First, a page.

I wanted a more precise idea of the image alignment vs what is seen in the viewfinder. The view finder is marked for 35 mm and 50 mm coverage in a full frame 35 mm camera. I marked the alignment of what I could see in the viewfinder on the paper backing clinging to the edges of the freshly peeled image, scanned it and then pulled off the rest of the paper and re-scanned the clean print.

In the image below, the green line shows what I see outlined within the 35 mm inner rectangle in the view finder. The angle of view of the pinhole camera is equivalent to a 42 mm camera. This framing, while a bit off centre, is more than adequate for framing the shot and I don’t think I will be adjusting it at all. In fact, I am quite pleased it came out this close because aligning the flash shoe during installation was fussy and time consuming.



Green rectangle outlines framing through viewfinder.


Exposure Calculation

Getting a good exposure is proving to be the steepest part of the learning curve. Not least because I know too little about using spot meters and about selecting parts of the scene to take a an exposure reading. It has not been helped by the distractions of light flares and fiddling with the ND filter and the calculations necessary to accommodate the ND filter settings. But fundamentally, the problem is that I have never learned how to meter a scene well. Usually I just let the camera do it for me, and even when shooting long exposures with my DSLR, I rely on the camera’s readings, shoot brackets, and adjust after looking at the display, as needed. But at $3/shot I am reluctant to bracket.

What I should have done, and should really still do, is to set the camera up, take a mass of spot readings as well as incident light measurements and note them all down and then shoot multiple exposures of the same scene with different times. That should generate data useful for calibrating this camera’s exposure readings in the future. While I did not do that I did keep notes on each exposure (small miracle, that part) and have been trying to work with them to make some sense of how to shoot this camera and film. Below are some of my notes, numbered to match the shots below each paragraph. Each of those images under the paragraphs are in a gallery so if you click on one of them, you can navigate to the other(s) within each small group to quickly compare the print with the inverted negative.

1. The first shot I took was indoors without the ND filter. The exposure reading was taken from the highlights in the doll’s dress – not the absolute brightest areas, but nearly. An 8 second exposure was metered, and reciprocity effect indicated a bit less than one additional stop of time, so I exposed it for 14 seconds. I think the highlights are a bit blown out, so probably if I had stuck with an 8 second exposure it would have been better.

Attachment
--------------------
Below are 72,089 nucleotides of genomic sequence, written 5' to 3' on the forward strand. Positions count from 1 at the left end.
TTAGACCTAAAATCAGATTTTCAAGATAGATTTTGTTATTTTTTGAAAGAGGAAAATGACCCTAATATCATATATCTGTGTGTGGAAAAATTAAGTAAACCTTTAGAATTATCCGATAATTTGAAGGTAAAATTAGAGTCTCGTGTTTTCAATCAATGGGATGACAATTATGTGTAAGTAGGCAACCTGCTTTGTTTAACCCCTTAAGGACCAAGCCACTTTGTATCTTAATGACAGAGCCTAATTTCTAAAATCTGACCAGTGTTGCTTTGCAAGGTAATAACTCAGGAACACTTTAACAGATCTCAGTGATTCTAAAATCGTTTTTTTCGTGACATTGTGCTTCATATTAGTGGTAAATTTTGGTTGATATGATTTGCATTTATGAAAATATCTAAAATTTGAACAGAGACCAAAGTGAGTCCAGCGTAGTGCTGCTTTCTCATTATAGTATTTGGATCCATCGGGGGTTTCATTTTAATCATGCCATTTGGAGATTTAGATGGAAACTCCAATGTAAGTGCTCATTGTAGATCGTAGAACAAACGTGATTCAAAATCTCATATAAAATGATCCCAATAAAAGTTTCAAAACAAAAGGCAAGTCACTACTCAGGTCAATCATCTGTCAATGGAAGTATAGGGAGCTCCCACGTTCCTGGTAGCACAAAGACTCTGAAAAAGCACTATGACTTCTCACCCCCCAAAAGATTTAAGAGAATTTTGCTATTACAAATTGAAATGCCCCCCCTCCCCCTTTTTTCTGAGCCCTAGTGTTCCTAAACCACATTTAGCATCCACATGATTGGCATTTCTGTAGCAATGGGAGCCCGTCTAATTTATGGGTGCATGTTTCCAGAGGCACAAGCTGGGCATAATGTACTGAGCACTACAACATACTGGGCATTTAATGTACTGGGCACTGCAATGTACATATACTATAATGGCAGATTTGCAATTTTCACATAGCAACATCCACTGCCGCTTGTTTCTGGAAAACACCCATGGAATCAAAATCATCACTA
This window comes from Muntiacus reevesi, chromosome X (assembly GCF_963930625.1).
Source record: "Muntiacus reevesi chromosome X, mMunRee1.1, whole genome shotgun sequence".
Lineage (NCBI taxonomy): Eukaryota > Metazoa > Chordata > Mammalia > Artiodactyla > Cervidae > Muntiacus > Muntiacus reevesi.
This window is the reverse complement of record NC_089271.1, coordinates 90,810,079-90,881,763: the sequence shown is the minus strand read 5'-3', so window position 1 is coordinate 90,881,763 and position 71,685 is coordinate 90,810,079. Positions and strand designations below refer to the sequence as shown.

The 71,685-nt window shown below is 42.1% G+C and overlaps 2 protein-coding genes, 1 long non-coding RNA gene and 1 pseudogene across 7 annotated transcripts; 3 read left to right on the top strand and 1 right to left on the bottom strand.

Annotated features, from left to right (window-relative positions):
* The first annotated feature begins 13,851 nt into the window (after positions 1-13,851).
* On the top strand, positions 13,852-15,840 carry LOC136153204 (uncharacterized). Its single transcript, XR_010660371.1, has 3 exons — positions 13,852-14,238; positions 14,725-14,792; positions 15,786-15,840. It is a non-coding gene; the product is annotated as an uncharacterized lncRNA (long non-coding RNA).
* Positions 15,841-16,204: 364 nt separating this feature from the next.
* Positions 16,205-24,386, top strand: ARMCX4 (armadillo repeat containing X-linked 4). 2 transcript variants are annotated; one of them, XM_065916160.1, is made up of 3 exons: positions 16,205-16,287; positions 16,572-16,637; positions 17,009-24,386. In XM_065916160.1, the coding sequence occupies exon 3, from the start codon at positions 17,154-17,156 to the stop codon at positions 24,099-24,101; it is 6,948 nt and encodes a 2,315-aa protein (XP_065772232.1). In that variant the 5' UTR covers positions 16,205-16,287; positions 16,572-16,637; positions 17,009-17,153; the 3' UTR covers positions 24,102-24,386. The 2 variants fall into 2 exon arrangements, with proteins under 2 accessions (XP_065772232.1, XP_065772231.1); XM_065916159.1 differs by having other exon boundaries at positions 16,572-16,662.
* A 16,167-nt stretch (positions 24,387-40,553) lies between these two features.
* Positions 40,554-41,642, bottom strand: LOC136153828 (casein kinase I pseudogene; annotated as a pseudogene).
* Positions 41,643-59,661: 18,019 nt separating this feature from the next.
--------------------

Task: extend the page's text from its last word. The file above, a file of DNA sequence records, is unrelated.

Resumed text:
2. The second image is taken with the ND filter. The light meter was adjusted to account for 7 stops less light and indicated an exposure of 8 seconds based on a general incident light reading at the camera location. Considering the first shot, I reduced the reciprocity compensation to almost nothing, shooting at 10 seconds. This was a bit short for the sky and distant mountains, though not by much. It was however a few stops too short for the foreground rocks and the ocean (see the negative scan for the missing information). I should have respected the reciprocity  compensation for this shot.

3. Next I re-positioned the camera pointing it down at the rocks but did not re-meter the shot. This one was taken at 14 seconds, which probably would have been good for the sky, of which there is none.

4. The next shot I reduced the ND density by 2 stops and took it at 14 seconds as well, based on the results of the previous shot. I would have been better off reducing it by another stop or two.

5. I was getting distracted by the flares on the prints, so for the next shot I removed the filter, spot metered the shadows and roughly timed a 1 second exposure. This was more about testing without the ND filter than about getting the correct exposure, but obviously I should have metered for a lighter part of the scene, and exposed for 1/4 or 1/2 second, if I could control that with a manual shutter.

6. The last shot from this set up was also without the ND filter and for this one the meter reading was 1/8th of a second. I pushed the shutter release cable in and out as quickly as I could – I expect I was probably around 1/4 or perhaps 1/8 second, but will never really know. This too was about testing without the ND filter. You can see in this shot, and also in number 5 that there is some light flaring even without the filter and with relatively short exposures.